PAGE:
Monthly Archives: June 2018

Loving Justice

Most all of us love Justice.  Its a love we developed in childhood.  Especially if we had siblings.  Having four kids now, I am deeply familiar with this.  “That’s not fair!” is a common refrain.  Who got more treat, less chores, or any other inJustice is a big deal.

Ever get pulled over and fumed because someone else passed you earlier going much faster than what you are now in trouble for?  Ever even try to tell the officer that?   When you’re late and in a hurry, you are hoping no police are around.  When the guy behind you is in the same hurry and finally blows by you on the straight-away, you are praying for a police car up ahead, and if you then go by the guy stopped, you cheer a little inside (at least!)

We love justice….when it benefits us.
But we also love mercy, when justice falls on us.

You want the cop to let you off with a warning, you are not upset that you got less chores or more ice cream then your sibling.

That is our problem, especially in today’s partisan and angry society.  Many scream for justice as long as that justice does not fall on them.

God gives us a very very different perspective that as Christians, especially in our current American society, we would do well to dwell on strongly.
You are a cosmic criminal, and God, rather than mete out Justice upon you, showered you with Mercy and then threw in Grace as well.
We know this theologically, but we tend to forget it on Tuesday when we are on Facebook or talking with friends.  Jesus was very clear that after He has been willing to deal with us through Mercy rather than Justice, allowing Himself to (very unfairly) take the hit for our wrongdoing, that we should never forget that by setting aside mercy and pounding on Justice for others.
In fact, His warnings against doing that are STARK.  He told a story of a person who after being shown great mercy and forgiveness, was not forgiving himself.  The story doesn’t end well for that person at all.  Also, there is this,

For judgment will be merciless to one who has shown no mercy; mercy triumphs over judgment.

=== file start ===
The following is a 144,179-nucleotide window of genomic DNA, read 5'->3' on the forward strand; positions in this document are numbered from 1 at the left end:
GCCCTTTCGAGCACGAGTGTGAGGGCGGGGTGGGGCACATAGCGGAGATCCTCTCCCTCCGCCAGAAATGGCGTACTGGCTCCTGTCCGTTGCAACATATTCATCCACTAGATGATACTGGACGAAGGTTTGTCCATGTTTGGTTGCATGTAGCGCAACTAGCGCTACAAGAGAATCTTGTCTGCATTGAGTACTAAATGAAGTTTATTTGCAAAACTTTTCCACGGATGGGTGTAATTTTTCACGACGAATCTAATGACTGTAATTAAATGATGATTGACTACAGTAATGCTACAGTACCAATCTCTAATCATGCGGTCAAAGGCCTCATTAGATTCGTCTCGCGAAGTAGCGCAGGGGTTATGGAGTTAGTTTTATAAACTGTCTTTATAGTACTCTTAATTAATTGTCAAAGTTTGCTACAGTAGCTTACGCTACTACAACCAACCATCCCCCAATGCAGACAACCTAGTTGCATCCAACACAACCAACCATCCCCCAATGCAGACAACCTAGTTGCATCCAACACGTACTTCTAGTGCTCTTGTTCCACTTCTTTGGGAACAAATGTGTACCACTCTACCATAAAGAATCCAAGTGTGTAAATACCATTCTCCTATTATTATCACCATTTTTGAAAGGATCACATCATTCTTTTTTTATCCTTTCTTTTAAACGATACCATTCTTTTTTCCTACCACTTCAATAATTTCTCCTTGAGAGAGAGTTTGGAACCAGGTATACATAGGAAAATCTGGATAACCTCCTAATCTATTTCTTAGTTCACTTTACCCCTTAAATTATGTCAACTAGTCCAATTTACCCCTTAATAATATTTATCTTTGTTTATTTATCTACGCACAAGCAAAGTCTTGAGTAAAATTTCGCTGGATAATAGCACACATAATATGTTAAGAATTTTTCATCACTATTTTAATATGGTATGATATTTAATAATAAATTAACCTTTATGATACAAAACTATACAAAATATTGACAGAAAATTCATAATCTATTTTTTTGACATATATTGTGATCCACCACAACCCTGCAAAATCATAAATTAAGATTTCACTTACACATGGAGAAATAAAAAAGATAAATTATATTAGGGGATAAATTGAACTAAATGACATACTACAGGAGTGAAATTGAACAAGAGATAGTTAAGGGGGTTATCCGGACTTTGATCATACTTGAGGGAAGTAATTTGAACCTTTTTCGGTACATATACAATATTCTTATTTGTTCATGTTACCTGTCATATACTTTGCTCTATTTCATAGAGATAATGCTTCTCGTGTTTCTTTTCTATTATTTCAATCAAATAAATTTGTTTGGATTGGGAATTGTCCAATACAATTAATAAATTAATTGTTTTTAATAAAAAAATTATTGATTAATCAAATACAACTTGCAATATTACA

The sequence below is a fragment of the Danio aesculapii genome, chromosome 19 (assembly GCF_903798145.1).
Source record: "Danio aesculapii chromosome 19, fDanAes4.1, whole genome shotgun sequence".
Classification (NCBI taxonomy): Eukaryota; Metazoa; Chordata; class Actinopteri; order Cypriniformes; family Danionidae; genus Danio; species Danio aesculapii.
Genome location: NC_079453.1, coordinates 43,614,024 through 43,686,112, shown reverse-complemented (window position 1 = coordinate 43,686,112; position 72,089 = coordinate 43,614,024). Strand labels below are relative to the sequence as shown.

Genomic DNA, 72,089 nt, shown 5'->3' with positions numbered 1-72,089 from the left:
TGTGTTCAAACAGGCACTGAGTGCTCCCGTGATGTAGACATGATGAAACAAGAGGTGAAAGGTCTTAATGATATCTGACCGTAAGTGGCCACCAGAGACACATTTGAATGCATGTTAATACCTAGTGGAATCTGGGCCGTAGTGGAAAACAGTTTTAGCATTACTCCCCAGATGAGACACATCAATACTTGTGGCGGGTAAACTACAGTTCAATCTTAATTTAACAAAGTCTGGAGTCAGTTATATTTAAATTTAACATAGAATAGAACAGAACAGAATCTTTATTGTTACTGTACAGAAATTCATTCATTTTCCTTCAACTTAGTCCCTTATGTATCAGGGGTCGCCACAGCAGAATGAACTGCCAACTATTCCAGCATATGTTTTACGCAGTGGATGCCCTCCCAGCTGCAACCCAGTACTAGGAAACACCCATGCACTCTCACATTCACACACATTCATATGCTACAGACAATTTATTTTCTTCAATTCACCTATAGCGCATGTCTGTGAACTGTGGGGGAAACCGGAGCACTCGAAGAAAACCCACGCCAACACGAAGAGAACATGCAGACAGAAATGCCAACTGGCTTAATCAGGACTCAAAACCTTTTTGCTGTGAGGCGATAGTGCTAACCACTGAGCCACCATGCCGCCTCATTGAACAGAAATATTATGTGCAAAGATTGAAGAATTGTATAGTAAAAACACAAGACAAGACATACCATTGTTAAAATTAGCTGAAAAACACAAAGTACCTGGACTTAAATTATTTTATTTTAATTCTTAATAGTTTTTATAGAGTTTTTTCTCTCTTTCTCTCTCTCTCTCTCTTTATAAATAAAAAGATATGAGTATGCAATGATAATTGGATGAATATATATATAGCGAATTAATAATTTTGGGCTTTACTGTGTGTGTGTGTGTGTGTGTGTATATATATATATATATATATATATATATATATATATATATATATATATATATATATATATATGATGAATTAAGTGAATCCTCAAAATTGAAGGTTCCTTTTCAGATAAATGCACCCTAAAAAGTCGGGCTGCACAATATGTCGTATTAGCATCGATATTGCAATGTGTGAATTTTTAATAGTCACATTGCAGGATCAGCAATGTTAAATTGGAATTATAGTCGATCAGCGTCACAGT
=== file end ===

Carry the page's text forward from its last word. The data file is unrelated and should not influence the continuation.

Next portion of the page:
(James 2:13)

As a result of our love for Justice, we will always readily for cry out for it when we are right and others are wrong.  Let’s not forget that while, on any one issue here on earth, you might be right,  in God’s eyes, you are a big pile of wrong and He was shown you mercy.  Let’s remember that each day.

For God sent not his Son into the world to condemn the world; but that the world through him might be saved.
(John 3:17)

When Jesus Wore Shoes

One of the things God has been teaching me in the last few years is a deeper understanding of what it means to be “Christ-like”.  To live and embody His heart, His actions and motivations.

That has caused me to think more about shoes.  The old expression of compassion and understanding encourages us to “walk a mile in someone else’s shoes.”  This is what Jesus did and its an important, crucial part of our theology.  Jesus BECAME man.  His name becomes Immanuel, God WITH us.  The Bible makes it clear that this identification with us is part of why He can be our Savior.

  Therefore, He had to be made like His brethren in all things, so that He might become a merciful and faithful high priest in things pertaining to God, to make propitiation for the sins of the people. For since He Himself was tempted in that which He has suffered, He is able to come to the aid of those who are tempted.
(Hebrews 2:17-18)

Jesus doesn’t merely offer salvation and instructions for how we can get to heaven, He comes and lives our situation.  He wore our shoes.

As American Christians, we now can get pretty excised about how people live their lives, especially people who’s lives are SO different from us.  People from away.  And we find it easy to condemn them.

But have we tried to think about what life looks like in their shoes?

When we’ve made trips to the Dominican Republic, we’ve had situations where one of our team has held a baby for a minute only to find that the mother has left.  Why would she do such a terrible thing.  Obviously someone who is a terrible parent and doesn’t love her child.

Except that its the opposite.  Facing poverty, hunger, disease, and no hope for a change of status, these mothers hope beyond hope that this American will take their child and offer them hope, a life.

I can’t imagine giving my child away.  Why?  Because I am a superior human being?  No, but because I have never lived in abject poverty.  I have never lived in a country and situation where I have NO options, NO help, and NO real hope.  Most all of us sitting comfortably in America can’t fathom not having any way to improve our situation or keep our kids safe.

We have never stood in their shoes, and so we easily and proudly condemn desperate parents and judge them as inferior parents and human beings deserving of blame.

The issues facing our nation today are very complex and there are no easy answers.  There are also plenty of people who seek to exploit others.

But before we rush to condemn someone, let’s try on their shoes first and honestly consider what we would do in their shoes.

We know love by this, that He laid down His life for us; and we ought to lay down our lives for the brethren. But whoever has the world’s goods, and sees his brother in need and closes his heart against him, how does the love of God abide in him? Little children, let us not love with word or with tongue, but in deed and truth.
(1 John 3:16-18)